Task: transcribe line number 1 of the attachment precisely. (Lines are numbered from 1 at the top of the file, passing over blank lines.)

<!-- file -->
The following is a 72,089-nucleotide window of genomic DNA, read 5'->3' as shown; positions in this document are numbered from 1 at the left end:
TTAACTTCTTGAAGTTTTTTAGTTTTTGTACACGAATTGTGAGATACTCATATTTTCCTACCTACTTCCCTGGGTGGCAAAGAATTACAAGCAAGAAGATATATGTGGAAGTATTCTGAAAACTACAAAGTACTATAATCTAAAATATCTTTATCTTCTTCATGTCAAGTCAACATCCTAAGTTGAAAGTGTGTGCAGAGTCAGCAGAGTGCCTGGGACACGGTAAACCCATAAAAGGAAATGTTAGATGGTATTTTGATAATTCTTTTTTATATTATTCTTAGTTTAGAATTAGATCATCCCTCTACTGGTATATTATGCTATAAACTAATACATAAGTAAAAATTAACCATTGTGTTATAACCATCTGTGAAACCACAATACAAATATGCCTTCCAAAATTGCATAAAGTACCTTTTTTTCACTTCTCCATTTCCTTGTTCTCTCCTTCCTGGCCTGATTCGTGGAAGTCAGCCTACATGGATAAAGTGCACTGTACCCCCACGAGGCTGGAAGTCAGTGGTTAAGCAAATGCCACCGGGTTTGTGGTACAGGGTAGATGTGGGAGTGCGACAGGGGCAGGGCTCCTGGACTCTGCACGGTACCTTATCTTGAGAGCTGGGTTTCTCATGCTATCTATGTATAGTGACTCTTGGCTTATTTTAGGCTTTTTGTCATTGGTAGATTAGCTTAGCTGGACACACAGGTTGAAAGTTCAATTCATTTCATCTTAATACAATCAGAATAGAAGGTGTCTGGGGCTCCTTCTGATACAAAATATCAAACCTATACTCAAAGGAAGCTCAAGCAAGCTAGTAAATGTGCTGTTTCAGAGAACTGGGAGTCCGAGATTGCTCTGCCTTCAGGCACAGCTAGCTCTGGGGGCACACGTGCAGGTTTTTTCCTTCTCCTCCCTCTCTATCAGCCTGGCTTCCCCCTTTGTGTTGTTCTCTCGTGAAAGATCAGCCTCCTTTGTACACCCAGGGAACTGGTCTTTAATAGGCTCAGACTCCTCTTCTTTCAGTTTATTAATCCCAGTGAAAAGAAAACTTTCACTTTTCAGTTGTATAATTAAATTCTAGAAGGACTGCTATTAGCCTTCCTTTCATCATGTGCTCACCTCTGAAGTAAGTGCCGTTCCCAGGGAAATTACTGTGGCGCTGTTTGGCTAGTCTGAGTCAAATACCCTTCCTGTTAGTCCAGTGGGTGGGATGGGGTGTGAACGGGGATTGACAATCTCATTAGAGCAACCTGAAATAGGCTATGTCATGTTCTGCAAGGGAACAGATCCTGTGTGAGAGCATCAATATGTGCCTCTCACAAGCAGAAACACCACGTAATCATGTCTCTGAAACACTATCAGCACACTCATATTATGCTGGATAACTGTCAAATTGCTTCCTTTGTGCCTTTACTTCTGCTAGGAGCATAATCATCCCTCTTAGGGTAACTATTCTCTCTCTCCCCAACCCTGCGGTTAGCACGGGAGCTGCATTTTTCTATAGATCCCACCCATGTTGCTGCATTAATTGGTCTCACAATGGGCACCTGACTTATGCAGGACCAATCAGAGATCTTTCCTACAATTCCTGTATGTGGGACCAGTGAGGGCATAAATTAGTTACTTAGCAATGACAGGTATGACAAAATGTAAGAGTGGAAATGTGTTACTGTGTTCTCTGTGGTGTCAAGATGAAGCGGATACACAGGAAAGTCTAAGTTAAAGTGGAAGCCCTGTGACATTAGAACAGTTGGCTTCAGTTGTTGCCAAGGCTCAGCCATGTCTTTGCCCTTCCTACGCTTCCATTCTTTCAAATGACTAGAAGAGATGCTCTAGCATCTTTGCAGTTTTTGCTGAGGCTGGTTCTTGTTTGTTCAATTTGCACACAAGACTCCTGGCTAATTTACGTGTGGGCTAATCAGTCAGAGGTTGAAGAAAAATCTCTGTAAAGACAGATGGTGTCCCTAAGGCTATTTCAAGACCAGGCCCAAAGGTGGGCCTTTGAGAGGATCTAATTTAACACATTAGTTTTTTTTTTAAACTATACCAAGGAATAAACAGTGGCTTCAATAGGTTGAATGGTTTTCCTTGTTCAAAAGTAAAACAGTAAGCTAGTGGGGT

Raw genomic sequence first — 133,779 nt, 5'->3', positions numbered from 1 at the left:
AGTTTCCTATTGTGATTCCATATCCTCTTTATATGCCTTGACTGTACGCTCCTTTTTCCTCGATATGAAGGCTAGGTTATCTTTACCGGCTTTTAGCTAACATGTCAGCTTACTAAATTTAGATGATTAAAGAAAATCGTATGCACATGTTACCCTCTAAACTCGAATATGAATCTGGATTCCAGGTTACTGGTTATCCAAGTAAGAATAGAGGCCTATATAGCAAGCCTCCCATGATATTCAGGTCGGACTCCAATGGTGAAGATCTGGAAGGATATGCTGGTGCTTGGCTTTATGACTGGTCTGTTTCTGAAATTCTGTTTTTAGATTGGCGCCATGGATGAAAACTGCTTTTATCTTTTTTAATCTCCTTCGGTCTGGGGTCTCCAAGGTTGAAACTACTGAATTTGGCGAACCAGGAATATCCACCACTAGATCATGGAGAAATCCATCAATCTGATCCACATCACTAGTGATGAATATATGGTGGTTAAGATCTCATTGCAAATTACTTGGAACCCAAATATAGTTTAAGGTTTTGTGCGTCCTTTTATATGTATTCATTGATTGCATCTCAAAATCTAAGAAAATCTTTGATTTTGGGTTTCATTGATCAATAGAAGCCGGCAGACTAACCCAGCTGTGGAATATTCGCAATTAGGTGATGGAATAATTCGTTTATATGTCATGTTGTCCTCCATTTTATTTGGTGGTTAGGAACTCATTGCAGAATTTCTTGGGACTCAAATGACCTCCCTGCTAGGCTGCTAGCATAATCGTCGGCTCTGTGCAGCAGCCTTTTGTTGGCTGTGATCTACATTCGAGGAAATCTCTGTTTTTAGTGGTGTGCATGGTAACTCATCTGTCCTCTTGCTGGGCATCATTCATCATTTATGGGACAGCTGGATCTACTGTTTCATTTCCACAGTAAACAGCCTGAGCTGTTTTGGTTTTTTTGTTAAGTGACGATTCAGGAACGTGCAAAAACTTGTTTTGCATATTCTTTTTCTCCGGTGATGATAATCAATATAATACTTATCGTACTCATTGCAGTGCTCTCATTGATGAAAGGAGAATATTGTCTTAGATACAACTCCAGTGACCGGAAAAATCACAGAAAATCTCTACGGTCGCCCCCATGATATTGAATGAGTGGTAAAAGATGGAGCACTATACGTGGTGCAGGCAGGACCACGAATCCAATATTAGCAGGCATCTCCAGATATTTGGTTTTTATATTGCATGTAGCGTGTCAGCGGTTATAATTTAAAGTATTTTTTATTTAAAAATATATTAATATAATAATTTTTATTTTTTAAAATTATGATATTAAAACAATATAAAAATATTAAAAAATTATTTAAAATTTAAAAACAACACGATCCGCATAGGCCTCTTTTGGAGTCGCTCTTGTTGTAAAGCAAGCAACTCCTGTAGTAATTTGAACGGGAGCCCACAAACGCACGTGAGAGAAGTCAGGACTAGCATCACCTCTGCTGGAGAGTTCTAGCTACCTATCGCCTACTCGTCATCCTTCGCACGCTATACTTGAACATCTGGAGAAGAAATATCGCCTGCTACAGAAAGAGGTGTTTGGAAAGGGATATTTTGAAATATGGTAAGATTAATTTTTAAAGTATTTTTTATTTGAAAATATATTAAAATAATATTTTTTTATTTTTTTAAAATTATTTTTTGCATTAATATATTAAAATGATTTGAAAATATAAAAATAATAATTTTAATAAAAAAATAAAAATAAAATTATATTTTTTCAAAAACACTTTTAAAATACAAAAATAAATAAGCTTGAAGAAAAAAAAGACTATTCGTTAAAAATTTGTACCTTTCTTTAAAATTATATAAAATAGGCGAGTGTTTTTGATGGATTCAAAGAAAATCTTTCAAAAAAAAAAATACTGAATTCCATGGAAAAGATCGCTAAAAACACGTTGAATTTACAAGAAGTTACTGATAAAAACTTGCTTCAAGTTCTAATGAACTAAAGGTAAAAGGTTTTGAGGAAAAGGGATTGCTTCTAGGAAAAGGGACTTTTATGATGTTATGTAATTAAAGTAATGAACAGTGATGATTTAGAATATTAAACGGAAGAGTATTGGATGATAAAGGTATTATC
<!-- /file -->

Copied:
The following is a 72,089-nucleotide window of genomic DNA, read 5'->3' as shown; positions in this document are numbered from 1 at the left end: